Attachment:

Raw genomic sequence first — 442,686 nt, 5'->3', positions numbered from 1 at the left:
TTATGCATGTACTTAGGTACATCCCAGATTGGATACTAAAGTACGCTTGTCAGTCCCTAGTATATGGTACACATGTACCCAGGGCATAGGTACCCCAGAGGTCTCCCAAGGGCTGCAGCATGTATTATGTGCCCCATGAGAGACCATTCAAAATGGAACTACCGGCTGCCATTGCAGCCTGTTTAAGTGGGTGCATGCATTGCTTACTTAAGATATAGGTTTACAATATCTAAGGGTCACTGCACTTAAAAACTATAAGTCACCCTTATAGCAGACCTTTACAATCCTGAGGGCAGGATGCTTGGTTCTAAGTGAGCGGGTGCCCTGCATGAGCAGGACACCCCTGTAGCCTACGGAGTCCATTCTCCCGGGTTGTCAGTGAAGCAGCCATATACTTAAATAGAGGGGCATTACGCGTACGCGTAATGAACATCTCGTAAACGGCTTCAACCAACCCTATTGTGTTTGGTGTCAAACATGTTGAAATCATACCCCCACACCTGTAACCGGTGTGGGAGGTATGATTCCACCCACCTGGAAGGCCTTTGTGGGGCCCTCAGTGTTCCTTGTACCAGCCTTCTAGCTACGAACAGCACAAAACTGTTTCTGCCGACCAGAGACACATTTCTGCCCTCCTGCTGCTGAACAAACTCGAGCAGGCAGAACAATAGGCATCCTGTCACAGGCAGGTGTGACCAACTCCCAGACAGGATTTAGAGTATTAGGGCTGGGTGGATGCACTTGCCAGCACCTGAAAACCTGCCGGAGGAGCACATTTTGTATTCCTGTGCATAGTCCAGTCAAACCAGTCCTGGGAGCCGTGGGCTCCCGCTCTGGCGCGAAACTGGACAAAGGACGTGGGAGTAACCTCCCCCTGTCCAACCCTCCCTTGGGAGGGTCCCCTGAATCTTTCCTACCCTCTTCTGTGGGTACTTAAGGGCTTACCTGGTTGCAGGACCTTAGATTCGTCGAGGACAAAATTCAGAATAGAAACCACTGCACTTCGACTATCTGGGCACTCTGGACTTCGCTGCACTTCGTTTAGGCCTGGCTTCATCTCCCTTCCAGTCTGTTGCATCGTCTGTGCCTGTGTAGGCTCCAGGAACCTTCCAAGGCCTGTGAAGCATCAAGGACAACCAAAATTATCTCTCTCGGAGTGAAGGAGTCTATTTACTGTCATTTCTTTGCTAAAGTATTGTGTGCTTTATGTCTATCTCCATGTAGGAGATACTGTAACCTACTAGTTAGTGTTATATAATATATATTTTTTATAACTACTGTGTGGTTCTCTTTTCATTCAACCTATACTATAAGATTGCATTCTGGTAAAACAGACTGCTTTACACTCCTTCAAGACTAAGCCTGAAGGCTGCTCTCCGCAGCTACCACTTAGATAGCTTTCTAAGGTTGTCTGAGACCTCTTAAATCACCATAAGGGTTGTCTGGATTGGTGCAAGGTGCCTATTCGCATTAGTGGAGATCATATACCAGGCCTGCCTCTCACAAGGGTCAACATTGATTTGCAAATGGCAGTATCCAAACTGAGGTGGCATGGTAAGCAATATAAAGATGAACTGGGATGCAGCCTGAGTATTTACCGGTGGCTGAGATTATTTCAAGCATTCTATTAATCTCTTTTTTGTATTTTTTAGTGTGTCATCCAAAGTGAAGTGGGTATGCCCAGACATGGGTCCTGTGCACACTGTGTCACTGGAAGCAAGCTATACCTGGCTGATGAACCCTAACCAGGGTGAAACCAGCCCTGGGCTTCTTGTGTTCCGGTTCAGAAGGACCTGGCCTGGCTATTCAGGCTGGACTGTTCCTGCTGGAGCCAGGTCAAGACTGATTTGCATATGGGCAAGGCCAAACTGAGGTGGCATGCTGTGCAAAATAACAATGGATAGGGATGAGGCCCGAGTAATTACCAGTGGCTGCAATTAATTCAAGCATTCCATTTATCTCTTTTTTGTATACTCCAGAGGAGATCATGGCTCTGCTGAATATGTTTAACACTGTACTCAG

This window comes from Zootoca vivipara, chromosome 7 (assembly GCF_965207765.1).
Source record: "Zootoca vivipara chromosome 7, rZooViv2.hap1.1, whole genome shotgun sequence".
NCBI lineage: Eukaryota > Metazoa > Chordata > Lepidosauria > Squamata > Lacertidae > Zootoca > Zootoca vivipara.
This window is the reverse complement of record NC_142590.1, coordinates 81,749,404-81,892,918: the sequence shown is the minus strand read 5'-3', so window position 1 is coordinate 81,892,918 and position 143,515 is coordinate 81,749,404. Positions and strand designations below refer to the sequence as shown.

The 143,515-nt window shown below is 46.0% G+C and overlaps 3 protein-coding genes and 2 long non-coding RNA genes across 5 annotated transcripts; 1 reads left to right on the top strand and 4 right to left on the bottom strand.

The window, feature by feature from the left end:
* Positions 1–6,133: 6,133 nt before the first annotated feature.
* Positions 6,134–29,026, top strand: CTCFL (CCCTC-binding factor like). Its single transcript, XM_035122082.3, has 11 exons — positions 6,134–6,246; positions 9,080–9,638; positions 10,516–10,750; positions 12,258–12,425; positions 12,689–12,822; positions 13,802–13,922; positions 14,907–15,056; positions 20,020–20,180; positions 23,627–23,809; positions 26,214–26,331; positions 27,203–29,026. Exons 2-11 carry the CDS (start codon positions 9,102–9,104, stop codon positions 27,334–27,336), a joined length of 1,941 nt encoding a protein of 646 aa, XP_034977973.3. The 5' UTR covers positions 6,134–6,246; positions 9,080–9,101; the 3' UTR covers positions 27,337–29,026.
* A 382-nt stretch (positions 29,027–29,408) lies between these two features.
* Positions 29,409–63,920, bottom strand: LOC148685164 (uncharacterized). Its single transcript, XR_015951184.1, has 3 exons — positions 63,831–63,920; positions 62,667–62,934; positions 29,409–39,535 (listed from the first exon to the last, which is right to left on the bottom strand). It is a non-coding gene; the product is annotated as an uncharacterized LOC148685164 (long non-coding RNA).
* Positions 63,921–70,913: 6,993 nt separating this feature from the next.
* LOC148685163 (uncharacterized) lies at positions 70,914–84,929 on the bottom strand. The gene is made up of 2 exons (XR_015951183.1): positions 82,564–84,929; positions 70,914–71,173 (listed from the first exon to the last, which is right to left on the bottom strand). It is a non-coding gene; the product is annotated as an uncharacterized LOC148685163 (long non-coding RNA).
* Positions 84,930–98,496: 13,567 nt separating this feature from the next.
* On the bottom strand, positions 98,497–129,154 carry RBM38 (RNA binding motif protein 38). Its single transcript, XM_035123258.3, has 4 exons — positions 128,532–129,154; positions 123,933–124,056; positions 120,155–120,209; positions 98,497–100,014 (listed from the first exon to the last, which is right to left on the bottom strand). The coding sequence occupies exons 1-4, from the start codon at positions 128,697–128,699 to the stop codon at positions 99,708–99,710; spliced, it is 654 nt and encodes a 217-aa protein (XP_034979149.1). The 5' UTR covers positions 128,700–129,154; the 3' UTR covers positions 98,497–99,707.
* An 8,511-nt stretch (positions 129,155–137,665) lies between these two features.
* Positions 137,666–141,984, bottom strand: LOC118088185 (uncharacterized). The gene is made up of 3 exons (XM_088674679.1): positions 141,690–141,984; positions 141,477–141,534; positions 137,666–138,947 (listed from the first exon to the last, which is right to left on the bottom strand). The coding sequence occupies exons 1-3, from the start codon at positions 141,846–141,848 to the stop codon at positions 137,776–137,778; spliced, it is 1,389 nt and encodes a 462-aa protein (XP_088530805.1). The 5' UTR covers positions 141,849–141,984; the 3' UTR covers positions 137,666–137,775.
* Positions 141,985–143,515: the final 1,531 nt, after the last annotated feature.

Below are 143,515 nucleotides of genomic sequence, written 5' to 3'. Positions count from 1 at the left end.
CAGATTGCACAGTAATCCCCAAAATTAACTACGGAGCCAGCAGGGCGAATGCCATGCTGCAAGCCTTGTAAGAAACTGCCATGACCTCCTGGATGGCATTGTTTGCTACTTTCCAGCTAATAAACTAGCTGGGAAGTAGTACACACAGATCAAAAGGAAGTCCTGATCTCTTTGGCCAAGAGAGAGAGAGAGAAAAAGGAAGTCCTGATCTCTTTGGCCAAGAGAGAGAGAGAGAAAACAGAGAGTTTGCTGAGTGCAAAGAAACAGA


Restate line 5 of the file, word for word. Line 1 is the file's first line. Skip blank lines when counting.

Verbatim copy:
NCBI lineage: Eukaryota > Metazoa > Chordata > Lepidosauria > Squamata > Lacertidae > Zootoca > Zootoca vivipara.